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The Selfish Gene
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Book Club 2014 > June 2014 - Selfish Gene

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message 1: by Betsy, co-mod (new) - rated it 3 stars

Betsy | 1239 comments Mod
For June 2014 we will be reading The Selfish Gene by Richard Dawkins.

Please use this thread to post questions, comments, and reviews, at any time.


message 2: by Aloha (new) - added it

Aloha | 333 comments Another book I want to read and I'm barely able to keep my reading commitments! :o(


DavidO (DrgnAngl) | 15 comments I read this a few months ago. My favorite part is where Dawkins invents a new word and it eventually enters the dictionary. (meme)


message 4: by Kenny (last edited Apr 28, 2014 07:54AM) (new)

Kenny Chaffin (kennychaffin) I agree David, this was a very, very eye-opening book for me when I first read it back in the 70's??? I think I'm still reeling from it a bit. First the base concept that we/biological organisms are nothing more than the way for genes to propagate themselves....wow! Then he takes it to an even higher level with the concept of evolution of ideas/culture/knowledge/technology is an amazing one.


Rose I started reading this last night, and I look forward to getting into the heart of the book.


Elizabeth Theiss (Dakotaprof) | 50 comments Dawkins published The Selfish Gene some 40 years ago when science's understanding of genes was primitive by today's standards. Yet, so much that he wrote has stood the test of time.

On the one hand, it's a bit unsettling to think of one's self as merely a survival machine, with behavior dictated by the needs of our genes; on the other hand, Dawkins's masterful synthesis provides us with a pretty good description of human behavior and allows us to make predictions with some degree of accuracy (the iron test of the usefulness of any theory).

I would be curious to know what others find useful in The Selfish Gene and what is in need of revision.


Elizabeth Theiss (Dakotaprof) | 50 comments By the way, I first read this years ago in order to explore the origins of the term memes that DavidO brought up. Dawkins' chapter on memes is brilliant and has helped me understand political campaign rhetoric and what makes it effective.


Michele | 7 comments Great comments Elizabeth. I read The Selfish Gene so long ago I don't remember if there was anything about it that I would update. I do remember it was an epiphany in that I had a vague idea of how natural selection worked but Dawkins was a genius at showing in a step by step way how a species would evolve. I remember in particular the bees or ants description making me get so excited. I picture those simple step throughs as being enlightening even today.

And then of course the idea of the meme is awesome. I use that idea all the time in my work.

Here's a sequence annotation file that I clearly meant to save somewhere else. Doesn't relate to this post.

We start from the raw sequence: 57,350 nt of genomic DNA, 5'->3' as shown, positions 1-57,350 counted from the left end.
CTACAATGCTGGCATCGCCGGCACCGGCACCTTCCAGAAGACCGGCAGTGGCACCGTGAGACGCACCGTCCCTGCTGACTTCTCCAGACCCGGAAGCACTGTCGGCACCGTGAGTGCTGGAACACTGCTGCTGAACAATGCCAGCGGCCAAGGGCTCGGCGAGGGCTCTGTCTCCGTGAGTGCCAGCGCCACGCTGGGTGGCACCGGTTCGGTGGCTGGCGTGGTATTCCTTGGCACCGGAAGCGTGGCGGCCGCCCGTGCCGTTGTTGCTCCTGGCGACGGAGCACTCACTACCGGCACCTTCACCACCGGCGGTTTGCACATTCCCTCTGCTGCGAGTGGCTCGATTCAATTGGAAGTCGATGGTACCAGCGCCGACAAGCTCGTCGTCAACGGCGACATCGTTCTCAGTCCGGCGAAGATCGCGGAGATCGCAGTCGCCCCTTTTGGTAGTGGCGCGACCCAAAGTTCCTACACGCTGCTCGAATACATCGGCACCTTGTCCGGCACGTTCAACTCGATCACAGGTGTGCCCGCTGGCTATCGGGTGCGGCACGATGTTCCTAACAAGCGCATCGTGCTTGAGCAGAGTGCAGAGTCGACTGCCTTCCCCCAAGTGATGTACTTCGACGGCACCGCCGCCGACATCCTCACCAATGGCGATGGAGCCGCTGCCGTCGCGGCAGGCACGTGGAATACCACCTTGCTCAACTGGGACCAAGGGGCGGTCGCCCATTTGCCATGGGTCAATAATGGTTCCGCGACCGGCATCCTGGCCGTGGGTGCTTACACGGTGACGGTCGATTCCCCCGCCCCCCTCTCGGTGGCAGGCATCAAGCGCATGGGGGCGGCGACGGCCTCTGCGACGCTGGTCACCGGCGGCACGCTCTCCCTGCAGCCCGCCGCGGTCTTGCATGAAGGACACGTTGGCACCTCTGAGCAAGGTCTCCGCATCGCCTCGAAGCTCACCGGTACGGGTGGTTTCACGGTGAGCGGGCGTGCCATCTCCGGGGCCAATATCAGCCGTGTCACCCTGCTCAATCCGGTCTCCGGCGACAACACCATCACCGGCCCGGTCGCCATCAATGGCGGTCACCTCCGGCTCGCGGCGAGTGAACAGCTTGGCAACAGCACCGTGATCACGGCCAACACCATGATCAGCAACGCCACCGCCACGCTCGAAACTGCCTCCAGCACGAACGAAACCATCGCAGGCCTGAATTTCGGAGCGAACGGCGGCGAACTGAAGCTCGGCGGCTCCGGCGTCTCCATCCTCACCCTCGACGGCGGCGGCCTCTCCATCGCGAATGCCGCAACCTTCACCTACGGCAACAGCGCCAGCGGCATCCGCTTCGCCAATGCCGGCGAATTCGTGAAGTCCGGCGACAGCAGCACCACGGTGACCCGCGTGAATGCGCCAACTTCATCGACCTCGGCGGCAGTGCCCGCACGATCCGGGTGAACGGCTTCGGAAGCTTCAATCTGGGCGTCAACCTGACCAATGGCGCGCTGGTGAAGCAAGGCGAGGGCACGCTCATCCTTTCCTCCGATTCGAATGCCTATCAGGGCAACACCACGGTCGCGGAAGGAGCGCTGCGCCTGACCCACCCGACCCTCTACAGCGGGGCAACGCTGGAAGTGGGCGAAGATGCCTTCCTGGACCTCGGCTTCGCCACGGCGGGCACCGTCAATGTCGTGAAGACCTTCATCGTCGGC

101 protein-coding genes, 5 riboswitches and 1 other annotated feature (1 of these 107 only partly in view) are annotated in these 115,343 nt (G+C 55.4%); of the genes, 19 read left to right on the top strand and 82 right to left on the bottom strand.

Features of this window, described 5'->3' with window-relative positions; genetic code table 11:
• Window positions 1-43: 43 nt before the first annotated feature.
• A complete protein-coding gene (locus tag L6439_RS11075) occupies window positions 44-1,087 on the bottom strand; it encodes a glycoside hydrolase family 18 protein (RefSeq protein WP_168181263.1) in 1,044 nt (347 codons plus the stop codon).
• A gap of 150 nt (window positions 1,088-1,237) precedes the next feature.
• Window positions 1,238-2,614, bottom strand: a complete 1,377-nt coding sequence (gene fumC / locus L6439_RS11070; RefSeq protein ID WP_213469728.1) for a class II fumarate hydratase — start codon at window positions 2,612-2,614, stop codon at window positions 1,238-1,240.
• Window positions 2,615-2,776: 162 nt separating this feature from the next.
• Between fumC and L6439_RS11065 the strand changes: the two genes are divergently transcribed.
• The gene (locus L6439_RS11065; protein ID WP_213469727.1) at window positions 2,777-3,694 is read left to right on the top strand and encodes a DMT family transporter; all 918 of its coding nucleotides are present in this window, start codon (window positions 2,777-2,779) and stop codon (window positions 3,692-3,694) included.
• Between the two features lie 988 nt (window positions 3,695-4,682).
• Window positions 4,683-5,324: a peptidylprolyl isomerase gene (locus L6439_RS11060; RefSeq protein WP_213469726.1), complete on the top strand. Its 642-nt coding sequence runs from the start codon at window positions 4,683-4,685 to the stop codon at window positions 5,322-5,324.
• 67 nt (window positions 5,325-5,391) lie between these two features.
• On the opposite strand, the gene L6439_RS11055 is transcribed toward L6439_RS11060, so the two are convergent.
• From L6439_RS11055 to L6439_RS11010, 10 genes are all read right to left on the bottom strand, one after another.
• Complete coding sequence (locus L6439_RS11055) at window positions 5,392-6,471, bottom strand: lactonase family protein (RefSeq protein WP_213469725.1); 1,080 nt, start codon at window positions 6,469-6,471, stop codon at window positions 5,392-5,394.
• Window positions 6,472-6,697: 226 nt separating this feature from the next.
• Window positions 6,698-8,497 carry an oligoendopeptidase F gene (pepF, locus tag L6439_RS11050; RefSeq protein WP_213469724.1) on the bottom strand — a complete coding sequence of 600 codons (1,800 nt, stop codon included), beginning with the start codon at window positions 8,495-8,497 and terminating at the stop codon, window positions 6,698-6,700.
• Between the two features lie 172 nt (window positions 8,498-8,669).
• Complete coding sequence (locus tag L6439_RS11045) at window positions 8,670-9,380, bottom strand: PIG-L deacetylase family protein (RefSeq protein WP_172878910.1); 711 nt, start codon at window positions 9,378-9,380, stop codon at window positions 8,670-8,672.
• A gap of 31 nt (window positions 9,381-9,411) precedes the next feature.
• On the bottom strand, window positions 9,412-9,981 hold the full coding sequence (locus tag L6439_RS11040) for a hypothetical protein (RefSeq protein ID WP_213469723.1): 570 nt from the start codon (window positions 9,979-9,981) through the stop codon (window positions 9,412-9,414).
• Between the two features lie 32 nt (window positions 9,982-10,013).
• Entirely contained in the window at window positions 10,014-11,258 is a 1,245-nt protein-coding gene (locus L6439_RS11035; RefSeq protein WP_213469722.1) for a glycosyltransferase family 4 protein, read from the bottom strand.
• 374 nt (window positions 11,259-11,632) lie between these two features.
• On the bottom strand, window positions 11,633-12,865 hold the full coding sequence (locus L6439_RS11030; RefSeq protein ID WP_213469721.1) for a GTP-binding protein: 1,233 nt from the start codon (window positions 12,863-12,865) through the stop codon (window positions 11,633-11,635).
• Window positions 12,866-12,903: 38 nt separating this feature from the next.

To name another favorite book, my husband and I really enjoyed The Beak of the Finch when it came out. Again, it was so breathtaking to get a more practical understanding of natural selection.


Elizabeth Theiss (Dakotaprof) | 50 comments Michele, that's exactly what I find so interesting about Dawkins' argument--he provides detailed evidence from many different species showing how his theory works.

In recent years, the "grandmother hypothesis" has been much touted in the media. It basically answers the question of why women live beyond their reproductive years since it would seem to be a waste of resources from an evolutionary perspective. The reason for grandmothers is that by helping raise the youngest generation, they improve the chances of genes surviving. Rereading The Selfish Gene, I realize that Dawkins came up with this idea in 1973.


message 10: by Kenny (new)

Kenny Chaffin (kennychaffin) Smart man that Dawkins. :)


Avid Reader and Geek Girl (AvidReaderandGeekGirl) I just started the book. I think it should have been changed a bit for the 30th anniversary. Just because the beginning is pretty widely known, the primeval soup and DNA and everything.


message 12: by Kenny (new)

Kenny Chaffin (kennychaffin) Colleen wrote: "I just started the book. I think it should have been changed a bit for the 30th anniversary. Just because the beginning is pretty widely known, the primeval soup and DNA and everything."

Not for everyone though. :(


message 13: by Alex (new) - rated it 5 stars

Alex I'm about a quarter through, and hi everyone! I haven't participated in a read with y'all for ages, but I'm hoping to get a little back into science reading! So glad you chose this book.

Elizabeth wrote: " The reason for grandmothers is that by helping raise the youngest generation, they improve the chances of genes surviving."

Where'd you see the grandmother bit? I saw a part where Dawkins mentioned someone else's theory that genes are optimized to keep us alive long enough to reproduce, and after that it's all sortof irrelevant; I haven't seen the grandmother hypothesis yet.

Really enjoying the book so far: Dawkins has an engaging writing style. He's fun to read.